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The Parting of the Ways: Between Christianity and Judaism and Their Significance for the Character of Christianity 2nd Edition
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About the Author
James Dunn was Lightfoot Professor of Divinity at the University of Durham until his recent retirement. He is the author of numerous best-selling books and acknowledged as one of the world's leading experts on New Testament study.
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Top Customer Reviews
Chapters 9--11 basically deal with Christology and Monotheism, and I consider this to be the heart of the book. Dunn explores key Christological texts that present a high view of Christ. He notes that in these treatments, while they express very innovative statements about Christ, the authors are careful to distinguish between God the father and Christ. Moreover, he claims their descriptions and treatments have parallels in other Second Temple Judaism writings. He concludes that there is basically nothing that would necessitate a parting of the ways between Christianity and Judaism, in spite of the unique claims for Christ.
He has an excellent discussion of how early Christological thinking was developed in patristics as new issues arose. He contends that as the earlier thinking was forgotten or overlooked, and words, concepts or new definitions were used, Christology did result in views that compromised both Christian and Jewish monotheism (theo--logy). Specifically, in early Christological thinking the Word or Wisdom of God was manifested in and through Jesus. But, as the concept of Jesus as the "Son of God" began to replace the concept of Jesus as the "Word," and the focus switched from the continuity between Jesus and God to the relationship between them,and the Word became a person (in our modern sense of the term), Christianity's original monotheistic belief became bi-theistic. Dunn comments in this section were invaluable as a contribution to the discussion of Christology, and in helping to pave the way to proper understanding of what Orthodox Christology was and how orthodox Christology should be understood.
Dunn believes the reason for the final parting of the ways between Chistianity and Judaism was because, as speculation and expressions grew after 70AD and statements began to challenge basic monotheistic thinking, Christian thinking continued expanding its thinking about Christ while Jewish thinking was becoming rabbinic and narrowing its thinking about God. I am sure the disagreement over Jesus being the Messiah was also a key factor.
The main point I like about Dunn's writings is that he continues to try to express the fact that when we read the various types of N.T. Christologies (Lord, Son of Man, Second Adam, Wisdom, etc.), these should be interpreted in terms of ancient Jewish thought, which was not mythological but poetical and theological (indicative of the significance of a person or event). It is amazing how often theologians take notice of this but then proceed to take such claims as historical factual descriptions. I do think more attention needs to be paid to explaining how the specific Christological statements actually function in the texts.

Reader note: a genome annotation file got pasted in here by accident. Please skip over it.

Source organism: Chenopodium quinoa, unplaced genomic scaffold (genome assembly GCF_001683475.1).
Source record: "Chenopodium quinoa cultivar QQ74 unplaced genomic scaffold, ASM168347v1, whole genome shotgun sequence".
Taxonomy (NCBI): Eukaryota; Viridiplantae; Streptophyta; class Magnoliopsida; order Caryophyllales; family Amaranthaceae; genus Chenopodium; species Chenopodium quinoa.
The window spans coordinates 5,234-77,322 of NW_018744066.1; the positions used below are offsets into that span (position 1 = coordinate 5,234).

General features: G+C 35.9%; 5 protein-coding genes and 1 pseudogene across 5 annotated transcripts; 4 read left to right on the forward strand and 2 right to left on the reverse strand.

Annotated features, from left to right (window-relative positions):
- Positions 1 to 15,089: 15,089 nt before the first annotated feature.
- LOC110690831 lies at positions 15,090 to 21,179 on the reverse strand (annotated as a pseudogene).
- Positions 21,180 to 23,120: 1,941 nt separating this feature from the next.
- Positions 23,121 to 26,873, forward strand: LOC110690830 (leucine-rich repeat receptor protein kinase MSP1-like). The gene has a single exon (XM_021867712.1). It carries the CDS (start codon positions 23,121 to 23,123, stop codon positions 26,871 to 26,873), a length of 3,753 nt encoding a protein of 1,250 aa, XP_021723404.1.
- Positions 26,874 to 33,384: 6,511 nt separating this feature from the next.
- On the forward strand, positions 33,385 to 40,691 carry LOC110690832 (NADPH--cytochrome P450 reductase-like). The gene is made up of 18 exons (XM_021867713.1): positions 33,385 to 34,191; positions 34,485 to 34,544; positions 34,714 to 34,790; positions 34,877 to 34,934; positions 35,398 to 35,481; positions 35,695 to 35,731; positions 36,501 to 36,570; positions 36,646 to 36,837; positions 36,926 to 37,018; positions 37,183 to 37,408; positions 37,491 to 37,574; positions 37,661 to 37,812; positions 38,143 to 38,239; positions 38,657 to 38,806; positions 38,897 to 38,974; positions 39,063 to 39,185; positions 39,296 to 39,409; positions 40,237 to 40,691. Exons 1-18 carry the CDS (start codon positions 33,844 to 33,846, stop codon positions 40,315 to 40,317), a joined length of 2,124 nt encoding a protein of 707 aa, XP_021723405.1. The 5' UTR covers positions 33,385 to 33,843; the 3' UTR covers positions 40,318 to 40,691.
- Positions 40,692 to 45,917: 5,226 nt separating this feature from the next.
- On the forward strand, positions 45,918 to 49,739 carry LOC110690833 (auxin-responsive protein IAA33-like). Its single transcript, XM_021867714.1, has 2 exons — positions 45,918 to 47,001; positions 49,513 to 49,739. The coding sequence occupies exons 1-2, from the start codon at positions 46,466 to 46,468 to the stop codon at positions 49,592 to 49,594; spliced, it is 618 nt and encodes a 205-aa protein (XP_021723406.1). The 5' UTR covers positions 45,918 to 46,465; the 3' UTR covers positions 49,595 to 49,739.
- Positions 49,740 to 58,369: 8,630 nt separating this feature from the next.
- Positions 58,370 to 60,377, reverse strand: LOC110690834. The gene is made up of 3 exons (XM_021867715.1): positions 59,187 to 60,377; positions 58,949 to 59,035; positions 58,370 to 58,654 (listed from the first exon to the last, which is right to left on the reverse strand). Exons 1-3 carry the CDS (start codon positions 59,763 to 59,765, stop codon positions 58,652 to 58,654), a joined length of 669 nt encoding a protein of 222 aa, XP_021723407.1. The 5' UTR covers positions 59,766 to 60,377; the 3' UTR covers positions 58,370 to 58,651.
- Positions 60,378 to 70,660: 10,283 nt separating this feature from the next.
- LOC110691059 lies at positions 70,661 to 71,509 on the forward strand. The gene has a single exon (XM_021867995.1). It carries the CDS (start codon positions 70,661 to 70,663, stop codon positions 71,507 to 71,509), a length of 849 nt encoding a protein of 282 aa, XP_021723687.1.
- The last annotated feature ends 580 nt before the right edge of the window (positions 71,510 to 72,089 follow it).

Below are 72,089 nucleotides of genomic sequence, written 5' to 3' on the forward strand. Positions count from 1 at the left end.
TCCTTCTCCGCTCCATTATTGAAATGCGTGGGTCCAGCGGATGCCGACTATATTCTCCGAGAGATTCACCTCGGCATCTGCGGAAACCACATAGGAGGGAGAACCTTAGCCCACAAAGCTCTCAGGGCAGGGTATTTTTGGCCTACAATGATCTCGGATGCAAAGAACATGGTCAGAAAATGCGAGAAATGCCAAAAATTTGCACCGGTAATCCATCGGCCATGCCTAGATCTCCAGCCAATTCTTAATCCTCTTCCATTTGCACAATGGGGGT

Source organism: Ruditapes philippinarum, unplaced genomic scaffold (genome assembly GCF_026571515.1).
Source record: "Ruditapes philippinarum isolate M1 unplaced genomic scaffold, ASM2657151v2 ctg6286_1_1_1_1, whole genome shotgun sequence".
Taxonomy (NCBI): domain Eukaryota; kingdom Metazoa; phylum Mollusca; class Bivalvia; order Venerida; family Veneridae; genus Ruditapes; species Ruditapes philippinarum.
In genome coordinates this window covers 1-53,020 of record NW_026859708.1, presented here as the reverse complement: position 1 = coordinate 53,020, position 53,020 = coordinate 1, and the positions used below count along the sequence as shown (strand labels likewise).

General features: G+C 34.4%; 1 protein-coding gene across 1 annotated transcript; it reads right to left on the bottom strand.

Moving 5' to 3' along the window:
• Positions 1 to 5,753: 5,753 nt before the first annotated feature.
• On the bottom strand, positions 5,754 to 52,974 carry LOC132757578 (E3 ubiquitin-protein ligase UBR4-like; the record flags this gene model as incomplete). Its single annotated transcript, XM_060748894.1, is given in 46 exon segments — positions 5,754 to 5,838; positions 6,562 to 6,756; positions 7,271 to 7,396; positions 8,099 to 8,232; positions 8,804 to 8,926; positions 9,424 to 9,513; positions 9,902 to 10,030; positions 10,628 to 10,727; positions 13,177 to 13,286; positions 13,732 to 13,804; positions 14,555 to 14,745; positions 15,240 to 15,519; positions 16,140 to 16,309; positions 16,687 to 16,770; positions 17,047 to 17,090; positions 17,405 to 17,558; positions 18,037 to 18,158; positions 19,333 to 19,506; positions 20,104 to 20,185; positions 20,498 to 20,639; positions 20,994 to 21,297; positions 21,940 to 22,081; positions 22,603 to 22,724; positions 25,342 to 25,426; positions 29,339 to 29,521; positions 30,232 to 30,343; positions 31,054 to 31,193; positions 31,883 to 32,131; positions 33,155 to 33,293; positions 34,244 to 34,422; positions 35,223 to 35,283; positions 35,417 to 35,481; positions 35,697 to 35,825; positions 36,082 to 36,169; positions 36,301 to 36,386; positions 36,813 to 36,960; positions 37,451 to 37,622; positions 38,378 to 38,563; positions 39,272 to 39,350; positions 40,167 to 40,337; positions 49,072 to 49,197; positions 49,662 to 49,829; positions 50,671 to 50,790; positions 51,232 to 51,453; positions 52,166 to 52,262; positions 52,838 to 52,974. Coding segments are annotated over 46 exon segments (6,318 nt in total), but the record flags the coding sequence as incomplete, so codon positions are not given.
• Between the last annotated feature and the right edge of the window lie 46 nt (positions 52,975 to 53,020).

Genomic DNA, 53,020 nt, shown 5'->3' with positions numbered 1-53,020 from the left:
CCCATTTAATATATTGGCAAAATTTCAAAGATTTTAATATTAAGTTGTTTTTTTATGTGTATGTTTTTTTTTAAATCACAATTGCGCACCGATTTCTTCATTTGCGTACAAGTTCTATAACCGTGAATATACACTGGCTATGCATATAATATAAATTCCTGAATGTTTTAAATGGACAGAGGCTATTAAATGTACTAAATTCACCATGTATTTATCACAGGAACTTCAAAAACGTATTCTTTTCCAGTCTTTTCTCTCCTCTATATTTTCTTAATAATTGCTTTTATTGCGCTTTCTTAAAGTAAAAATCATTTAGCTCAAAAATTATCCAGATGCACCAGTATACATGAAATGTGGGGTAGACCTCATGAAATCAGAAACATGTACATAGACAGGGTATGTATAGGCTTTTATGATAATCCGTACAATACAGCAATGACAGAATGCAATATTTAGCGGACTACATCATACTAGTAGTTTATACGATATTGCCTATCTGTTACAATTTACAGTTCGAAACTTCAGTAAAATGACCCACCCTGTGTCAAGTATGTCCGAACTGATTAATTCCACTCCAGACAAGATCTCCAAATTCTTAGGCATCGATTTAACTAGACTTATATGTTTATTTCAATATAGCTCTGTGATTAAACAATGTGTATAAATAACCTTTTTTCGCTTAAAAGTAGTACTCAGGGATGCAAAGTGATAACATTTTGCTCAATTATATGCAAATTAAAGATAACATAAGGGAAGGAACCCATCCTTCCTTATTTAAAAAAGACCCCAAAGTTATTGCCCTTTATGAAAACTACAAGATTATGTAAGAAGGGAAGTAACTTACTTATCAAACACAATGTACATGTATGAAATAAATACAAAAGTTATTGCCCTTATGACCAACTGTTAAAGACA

Dunn begins this book with a brief historical overview of this particular vein of study. Having brought the reader up to speed, Dunn presents what he calls "The Four Pillars of Second temple Judaism" (monotheism, election, covenant focused Torah, land focused temple). Dunn's premise is that it was in these four areas that Judaism and Christianity clashed and eventually split from each other. However, it must be said that very early on (beginning with the title of the book) Dunn points out that it is incorrect to speak of a single "parting" of ways, rather it was indeed "partings" of the ways--partings between different groups of believers in different geographic areas, at different times, and over different issues. What's more, even after such a parting can be identified, the paths of Judaism and Christianity still continued on in very close proximity to each other for hundreds of years.
As each of the four pillars is examined Dunn begins by considering the relation of the historical Jesus and his teachings to the pillar at hand, followed by the history of developing theologies in the emerging Christian sects, and their relation to the pillar in question. After the evidence is examined, Dunn attempts to pin down a precise point (or points) of departure between the ways of Judaism and Christianity.
The reading is a bit laborious (especially if you intend to check all the scriptures and texts Dunn refers to) but well worth the reward! The picture of both Judaism and Christianity in this point of history is not the bland monolithic portrait systematic theology has produced. Instead, Dunn uses not only the familiar Old and New Testament texts, but well over a hundred other texts from the late second Temple period (including selections from the Apocrypha, the Dead Sea Scrolls, Philo, Josephus, Rabbinic texts, etc.), as well as copious references to more contemporary works in order to produce a masterful panorama of the heterodoxy of both Judaism and Christianity of the time--literally the Judaisms and Christianities of the late second Temple period. I highly recommend this book for not only those who wish to understand the "hows" and "whys" of the split between Judaism and Christianity, but also for those who desire a more accurate and realistic portrayal of the developing Church than the one usually presented by various Christian denominations.